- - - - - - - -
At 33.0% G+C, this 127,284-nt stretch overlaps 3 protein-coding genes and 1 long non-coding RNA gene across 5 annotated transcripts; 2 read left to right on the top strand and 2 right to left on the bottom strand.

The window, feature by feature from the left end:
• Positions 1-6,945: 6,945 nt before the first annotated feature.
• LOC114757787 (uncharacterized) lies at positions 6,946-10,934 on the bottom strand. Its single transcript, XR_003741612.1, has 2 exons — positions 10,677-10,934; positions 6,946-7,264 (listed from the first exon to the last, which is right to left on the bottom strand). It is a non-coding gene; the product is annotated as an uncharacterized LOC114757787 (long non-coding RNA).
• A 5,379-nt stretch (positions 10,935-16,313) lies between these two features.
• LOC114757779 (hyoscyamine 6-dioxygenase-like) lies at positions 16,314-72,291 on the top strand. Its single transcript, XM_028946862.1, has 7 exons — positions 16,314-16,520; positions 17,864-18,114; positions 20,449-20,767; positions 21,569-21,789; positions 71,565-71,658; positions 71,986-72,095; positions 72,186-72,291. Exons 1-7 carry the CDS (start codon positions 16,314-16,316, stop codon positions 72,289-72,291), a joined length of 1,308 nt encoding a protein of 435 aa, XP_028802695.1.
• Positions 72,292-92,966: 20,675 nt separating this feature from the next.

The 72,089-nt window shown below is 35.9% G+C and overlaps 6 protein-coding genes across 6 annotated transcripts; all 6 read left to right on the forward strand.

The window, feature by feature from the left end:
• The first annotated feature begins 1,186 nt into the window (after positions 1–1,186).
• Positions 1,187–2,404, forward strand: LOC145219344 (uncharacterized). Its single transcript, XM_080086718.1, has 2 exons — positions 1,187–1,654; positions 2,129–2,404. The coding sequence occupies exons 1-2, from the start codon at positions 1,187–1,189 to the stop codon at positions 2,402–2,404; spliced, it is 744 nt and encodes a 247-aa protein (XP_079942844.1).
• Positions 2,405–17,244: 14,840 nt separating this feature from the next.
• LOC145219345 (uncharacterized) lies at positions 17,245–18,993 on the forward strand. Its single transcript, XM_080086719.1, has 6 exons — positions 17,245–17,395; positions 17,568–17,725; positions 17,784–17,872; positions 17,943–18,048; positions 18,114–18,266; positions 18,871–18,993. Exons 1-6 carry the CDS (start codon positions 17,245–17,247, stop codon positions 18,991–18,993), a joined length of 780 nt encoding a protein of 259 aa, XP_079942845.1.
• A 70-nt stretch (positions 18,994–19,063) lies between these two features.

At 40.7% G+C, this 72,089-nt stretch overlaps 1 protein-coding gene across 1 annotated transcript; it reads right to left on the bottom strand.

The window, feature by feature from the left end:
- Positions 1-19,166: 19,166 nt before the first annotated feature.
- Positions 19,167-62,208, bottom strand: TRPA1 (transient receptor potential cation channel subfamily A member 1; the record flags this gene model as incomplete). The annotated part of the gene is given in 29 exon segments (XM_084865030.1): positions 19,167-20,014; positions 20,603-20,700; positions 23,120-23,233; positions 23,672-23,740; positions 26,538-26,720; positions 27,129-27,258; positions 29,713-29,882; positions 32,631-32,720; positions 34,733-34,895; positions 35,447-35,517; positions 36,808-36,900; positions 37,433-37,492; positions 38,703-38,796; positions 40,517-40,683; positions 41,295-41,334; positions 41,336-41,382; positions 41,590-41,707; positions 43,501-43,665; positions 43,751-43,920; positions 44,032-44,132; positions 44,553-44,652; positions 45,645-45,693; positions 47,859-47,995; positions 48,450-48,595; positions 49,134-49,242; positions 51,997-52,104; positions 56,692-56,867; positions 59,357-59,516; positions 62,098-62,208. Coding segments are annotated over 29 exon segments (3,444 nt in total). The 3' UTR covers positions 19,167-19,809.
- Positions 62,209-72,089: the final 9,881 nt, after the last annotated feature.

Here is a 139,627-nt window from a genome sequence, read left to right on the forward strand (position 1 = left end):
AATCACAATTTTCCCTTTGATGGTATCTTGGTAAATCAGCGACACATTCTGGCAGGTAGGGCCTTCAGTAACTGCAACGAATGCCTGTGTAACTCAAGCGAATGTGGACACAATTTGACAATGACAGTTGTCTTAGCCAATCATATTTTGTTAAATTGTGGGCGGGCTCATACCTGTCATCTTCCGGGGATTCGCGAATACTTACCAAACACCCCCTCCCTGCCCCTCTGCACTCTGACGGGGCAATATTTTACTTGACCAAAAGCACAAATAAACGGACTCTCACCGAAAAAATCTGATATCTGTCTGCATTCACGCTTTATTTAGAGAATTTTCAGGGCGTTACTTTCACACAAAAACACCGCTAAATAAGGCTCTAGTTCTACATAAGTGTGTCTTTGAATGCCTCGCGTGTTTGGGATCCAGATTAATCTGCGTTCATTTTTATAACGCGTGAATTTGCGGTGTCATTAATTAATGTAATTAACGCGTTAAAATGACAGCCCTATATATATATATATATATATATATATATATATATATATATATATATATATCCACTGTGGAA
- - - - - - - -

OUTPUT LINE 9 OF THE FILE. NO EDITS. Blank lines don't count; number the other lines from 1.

The window, feature by feature from the left end: